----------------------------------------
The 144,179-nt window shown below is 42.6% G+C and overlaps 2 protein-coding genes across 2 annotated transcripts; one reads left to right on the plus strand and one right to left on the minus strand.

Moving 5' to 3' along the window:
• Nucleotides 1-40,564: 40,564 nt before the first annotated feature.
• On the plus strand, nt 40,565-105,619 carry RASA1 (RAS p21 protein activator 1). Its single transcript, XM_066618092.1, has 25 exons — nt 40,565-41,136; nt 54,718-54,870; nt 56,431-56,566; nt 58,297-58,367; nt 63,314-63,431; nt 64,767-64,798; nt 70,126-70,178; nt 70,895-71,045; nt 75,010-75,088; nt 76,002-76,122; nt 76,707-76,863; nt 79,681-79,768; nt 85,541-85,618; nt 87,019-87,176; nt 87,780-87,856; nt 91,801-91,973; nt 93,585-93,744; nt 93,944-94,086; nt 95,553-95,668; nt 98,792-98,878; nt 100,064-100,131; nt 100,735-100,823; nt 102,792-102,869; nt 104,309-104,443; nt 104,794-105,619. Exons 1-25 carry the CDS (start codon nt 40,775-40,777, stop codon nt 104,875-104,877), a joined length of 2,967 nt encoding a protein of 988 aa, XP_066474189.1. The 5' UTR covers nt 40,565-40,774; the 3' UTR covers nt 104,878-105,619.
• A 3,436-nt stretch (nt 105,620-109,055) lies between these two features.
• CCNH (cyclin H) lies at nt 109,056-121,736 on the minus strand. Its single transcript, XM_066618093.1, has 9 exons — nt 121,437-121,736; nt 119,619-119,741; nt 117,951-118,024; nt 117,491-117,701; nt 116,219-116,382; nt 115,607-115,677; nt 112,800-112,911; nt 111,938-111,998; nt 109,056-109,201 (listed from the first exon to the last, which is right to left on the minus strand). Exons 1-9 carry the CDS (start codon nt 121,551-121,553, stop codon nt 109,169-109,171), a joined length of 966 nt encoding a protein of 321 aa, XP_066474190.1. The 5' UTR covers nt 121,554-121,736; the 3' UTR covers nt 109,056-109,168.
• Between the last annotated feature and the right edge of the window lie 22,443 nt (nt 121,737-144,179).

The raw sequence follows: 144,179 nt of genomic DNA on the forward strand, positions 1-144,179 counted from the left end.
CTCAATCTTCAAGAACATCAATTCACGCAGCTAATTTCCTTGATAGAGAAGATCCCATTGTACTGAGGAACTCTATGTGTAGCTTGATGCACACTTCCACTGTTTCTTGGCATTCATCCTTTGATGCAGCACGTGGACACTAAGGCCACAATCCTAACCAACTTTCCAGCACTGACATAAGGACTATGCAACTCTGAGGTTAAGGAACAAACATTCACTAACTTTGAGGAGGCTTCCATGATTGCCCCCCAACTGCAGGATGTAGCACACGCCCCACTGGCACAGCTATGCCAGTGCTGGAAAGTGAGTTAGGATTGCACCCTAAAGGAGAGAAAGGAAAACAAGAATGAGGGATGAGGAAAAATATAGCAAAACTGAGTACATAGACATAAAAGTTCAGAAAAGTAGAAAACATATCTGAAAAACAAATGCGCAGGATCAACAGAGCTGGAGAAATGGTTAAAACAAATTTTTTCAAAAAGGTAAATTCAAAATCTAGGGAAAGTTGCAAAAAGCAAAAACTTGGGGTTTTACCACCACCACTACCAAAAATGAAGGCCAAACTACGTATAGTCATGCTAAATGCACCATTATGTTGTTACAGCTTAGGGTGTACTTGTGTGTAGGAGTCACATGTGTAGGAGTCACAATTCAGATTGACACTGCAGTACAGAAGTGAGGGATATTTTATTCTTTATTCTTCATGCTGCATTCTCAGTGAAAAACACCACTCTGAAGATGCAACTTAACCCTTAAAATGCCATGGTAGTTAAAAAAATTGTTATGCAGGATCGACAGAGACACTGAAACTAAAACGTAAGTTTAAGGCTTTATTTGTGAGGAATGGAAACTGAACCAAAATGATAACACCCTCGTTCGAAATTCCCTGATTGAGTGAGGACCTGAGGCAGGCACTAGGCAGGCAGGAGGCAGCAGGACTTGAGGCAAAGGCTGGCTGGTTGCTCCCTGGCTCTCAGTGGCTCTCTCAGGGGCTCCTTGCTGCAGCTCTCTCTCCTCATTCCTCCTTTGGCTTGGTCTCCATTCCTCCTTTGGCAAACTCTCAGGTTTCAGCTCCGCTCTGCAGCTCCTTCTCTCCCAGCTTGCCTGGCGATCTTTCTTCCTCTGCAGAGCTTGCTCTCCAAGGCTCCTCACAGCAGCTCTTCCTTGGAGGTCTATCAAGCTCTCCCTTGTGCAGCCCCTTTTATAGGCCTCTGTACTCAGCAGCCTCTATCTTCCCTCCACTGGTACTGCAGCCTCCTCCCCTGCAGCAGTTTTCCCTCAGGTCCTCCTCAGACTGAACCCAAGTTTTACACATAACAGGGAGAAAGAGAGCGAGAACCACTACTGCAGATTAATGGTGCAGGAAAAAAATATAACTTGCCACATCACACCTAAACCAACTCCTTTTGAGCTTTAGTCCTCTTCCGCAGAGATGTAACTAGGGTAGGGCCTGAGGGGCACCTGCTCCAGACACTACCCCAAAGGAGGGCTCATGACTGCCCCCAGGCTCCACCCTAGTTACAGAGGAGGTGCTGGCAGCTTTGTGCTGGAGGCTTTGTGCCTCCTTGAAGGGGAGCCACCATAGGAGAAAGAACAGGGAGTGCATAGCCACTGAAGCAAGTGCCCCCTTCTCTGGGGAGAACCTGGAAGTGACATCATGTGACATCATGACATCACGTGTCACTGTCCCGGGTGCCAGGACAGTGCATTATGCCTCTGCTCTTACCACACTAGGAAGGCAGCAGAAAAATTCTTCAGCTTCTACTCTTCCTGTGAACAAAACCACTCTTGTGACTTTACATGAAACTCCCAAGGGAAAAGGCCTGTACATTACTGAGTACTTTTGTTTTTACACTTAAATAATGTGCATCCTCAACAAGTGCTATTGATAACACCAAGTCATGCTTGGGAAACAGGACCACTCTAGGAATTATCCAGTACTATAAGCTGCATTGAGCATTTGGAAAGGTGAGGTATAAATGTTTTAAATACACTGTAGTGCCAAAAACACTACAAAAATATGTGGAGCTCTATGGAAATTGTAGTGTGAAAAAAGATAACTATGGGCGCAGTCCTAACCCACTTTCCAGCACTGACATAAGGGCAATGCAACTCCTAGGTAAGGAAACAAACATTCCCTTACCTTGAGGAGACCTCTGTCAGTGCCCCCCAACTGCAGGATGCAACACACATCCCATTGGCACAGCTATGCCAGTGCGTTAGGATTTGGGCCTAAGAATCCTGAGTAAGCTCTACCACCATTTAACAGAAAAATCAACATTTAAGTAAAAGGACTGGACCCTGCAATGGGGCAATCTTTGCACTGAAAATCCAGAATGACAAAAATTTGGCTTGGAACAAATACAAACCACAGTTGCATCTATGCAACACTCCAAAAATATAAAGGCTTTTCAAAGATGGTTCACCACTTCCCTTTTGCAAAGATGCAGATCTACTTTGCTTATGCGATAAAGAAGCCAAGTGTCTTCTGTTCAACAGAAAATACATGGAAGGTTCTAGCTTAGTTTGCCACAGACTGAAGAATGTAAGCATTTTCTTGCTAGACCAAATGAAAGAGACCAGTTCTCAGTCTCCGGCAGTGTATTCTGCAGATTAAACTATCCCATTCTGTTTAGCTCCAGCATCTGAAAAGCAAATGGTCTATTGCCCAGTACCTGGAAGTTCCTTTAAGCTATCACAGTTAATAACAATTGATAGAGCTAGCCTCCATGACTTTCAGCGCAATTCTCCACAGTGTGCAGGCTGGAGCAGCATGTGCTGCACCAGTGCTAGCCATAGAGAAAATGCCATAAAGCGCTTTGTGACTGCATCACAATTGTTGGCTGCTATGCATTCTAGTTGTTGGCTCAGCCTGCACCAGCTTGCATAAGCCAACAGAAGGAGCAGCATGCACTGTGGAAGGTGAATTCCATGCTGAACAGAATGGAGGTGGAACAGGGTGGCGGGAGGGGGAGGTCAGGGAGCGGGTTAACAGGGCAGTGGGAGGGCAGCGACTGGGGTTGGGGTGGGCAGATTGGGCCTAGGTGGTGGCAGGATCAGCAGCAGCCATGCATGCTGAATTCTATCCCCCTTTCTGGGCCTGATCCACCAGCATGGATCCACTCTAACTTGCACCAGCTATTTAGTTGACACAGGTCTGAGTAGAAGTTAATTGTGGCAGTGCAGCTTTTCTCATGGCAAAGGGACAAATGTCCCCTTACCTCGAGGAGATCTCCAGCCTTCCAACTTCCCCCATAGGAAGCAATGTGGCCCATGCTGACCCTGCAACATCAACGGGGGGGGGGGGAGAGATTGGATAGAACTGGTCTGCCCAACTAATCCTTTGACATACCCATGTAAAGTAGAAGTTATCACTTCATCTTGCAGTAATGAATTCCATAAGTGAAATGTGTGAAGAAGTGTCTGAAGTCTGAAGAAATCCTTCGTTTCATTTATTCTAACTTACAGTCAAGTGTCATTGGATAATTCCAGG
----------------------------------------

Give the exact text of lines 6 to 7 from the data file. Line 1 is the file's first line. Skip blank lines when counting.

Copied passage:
• CCNH (cyclin H) lies at nt 109,056-121,736 on the minus strand. Its single transcript, XM_066618093.1, has 9 exons — nt 121,437-121,736; nt 119,619-119,741; nt 117,951-118,024; nt 117,491-117,701; nt 116,219-116,382; nt 115,607-115,677; nt 112,800-112,911; nt 111,938-111,998; nt 109,056-109,201 (listed from the first exon to the last, which is right to left on the minus strand). Exons 1-9 carry the CDS (start codon nt 121,551-121,553, stop codon nt 109,169-109,171), a joined length of 966 nt encoding a protein of 321 aa, XP_066474190.1. The 5' UTR covers nt 121,554-121,736; the 3' UTR covers nt 109,056-109,168.
• Between the last annotated feature and the right edge of the window lie 22,443 nt (nt 121,737-144,179).